What are Shingles?

Diagnosis Shingles, pills and stethoscope.

Shingles is a painful infection caused by the same virus responsible for the chicken pox (varicella-zoster); people who had chicken pox as a child may come down with shingles as an adult, since the virus remains dormant in the nerves for many years.

After you’ve recovered from chicken pox, the virus remains in the body, near the brain and spinal cord. For some people, it never becomes active again, but for others it rears its head years later; it’s not always clear why, but it appears to be connected to people with compromised immune systems — those who are under stress or who suffer from chronic illness are at a higher risk, as are older adults, whose immune systems are naturally weaker due to aging.

Shingles is not nearly as contagious as chicken pox is: you can’t catch it by being exposed to someone who has it. However, someone who has never had the chicken pox and isn’t properly vaccinated has a small chance of contracting it if they come in direct contact with the rash; it can’t be spread in the air, so mere proximity is not a big risk.

Shingles isn’t life-threatening, but if left untreated it can cause complications such as nerve damage, as well as being painful and uncomfortable. The area of infection is important too: shingles on or around the face can cause eyesight and hearing loss, so see a doctor right away if this applies to you.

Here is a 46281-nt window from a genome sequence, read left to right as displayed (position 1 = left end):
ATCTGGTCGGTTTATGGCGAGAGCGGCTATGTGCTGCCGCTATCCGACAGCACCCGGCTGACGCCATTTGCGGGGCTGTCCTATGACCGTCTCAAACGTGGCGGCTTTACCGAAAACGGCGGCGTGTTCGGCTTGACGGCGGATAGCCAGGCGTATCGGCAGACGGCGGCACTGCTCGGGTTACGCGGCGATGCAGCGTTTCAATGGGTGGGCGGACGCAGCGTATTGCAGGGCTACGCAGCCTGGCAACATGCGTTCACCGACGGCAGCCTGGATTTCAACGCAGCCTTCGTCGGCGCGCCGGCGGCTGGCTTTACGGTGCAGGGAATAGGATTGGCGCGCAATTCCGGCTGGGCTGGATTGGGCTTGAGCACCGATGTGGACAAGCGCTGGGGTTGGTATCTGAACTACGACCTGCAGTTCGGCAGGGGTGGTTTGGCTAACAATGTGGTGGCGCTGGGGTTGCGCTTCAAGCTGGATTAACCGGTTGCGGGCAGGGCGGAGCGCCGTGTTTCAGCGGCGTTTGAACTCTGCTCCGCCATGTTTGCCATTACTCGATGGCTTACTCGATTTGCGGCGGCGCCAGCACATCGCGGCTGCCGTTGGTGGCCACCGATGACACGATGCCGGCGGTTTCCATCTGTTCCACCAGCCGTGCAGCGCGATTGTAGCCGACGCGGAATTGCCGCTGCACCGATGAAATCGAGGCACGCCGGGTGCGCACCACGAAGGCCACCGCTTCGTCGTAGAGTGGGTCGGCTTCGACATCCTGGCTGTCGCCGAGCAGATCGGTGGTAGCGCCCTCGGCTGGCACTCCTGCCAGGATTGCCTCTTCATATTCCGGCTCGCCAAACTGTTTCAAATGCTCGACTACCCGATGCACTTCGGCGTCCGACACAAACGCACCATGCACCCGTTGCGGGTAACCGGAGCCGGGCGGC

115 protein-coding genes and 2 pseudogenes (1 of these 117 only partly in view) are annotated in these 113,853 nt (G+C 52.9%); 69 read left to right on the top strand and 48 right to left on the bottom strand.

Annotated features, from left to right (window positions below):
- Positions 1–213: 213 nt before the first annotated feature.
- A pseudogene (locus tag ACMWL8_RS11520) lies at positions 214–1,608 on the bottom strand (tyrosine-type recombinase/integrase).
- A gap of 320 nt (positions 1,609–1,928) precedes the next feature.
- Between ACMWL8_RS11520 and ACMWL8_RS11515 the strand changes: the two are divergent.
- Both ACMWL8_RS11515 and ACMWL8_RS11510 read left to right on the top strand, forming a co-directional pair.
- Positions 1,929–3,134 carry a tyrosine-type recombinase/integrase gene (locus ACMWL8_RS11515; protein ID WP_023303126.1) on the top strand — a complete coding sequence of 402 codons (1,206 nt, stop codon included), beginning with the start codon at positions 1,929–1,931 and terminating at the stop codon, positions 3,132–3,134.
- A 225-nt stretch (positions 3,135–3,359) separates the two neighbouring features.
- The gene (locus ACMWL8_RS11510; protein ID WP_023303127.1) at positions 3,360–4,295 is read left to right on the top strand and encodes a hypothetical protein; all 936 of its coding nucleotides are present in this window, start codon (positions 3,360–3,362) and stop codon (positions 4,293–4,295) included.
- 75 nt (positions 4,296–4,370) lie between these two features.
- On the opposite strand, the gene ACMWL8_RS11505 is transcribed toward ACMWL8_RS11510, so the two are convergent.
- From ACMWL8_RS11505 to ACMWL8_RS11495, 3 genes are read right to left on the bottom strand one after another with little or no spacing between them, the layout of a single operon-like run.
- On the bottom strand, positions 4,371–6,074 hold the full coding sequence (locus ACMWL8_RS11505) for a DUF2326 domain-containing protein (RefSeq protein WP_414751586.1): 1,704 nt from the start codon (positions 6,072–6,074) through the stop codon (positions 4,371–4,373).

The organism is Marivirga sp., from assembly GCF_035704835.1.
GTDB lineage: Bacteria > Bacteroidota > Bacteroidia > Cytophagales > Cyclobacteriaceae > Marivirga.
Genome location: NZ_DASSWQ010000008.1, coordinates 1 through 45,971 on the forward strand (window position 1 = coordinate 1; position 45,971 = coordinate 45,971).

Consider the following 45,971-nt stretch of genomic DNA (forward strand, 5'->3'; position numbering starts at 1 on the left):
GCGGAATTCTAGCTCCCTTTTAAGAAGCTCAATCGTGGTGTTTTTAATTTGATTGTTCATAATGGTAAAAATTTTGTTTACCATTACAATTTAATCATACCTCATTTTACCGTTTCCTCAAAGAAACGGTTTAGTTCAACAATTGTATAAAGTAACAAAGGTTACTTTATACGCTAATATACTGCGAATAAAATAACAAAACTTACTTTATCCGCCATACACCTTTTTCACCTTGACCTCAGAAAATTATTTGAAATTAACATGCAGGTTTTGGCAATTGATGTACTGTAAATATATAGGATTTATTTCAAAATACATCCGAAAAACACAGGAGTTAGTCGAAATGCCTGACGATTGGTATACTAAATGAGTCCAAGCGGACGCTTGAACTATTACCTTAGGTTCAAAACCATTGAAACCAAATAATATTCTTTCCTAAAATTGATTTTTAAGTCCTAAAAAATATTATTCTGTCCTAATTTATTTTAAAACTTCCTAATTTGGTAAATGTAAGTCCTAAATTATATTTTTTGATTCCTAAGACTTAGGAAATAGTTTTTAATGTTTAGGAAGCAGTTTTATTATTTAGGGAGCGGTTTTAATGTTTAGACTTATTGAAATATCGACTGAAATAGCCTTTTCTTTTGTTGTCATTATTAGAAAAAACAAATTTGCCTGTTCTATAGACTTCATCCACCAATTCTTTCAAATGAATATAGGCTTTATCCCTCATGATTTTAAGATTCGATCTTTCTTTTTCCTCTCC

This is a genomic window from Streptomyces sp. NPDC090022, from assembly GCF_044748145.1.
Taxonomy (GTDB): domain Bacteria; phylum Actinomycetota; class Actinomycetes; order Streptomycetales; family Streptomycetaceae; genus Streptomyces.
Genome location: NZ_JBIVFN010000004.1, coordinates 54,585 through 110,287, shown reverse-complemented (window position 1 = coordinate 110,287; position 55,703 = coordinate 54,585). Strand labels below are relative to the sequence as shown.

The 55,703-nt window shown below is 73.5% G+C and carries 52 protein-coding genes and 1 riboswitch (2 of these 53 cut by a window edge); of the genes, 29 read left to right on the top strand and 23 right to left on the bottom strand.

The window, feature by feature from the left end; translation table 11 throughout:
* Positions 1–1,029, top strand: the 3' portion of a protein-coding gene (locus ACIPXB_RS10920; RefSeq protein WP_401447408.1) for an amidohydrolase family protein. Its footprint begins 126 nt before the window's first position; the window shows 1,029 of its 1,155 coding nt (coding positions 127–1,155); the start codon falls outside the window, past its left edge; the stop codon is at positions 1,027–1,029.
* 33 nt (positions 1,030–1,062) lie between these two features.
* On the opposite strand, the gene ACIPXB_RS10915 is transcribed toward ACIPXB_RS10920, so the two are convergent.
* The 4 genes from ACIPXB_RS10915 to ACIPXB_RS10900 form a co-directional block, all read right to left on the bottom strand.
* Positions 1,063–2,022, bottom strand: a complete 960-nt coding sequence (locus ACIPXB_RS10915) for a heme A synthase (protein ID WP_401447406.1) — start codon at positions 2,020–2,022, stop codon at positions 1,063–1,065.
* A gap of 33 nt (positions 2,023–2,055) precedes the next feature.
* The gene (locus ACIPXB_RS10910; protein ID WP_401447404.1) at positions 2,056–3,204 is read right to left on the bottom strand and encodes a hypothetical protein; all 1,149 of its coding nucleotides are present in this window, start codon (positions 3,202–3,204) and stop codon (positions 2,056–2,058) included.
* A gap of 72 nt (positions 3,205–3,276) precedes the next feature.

The pain of shingles affects everyone differently. Depending on factors like age, overall health, and underlying conditions, it may range from mild to severe. It begins with a shooting or burning pain, or a tingling sensation followed a few days later by a tender, red rash; blisters develop, filled with fluid that may burst and crust over. You may also have symptoms like dizziness, fatigue, fever, or headache.

The rash and blisters usually heal in 2 to 4 weeks with treatment, but the pain may last for a longer or shorter period. Vaccines can be very helpful in preventing shingles, or in lessening its symptoms. People over the age of 60, and in some cases as young as 50, should talk to their doctor about getting vaccinated.

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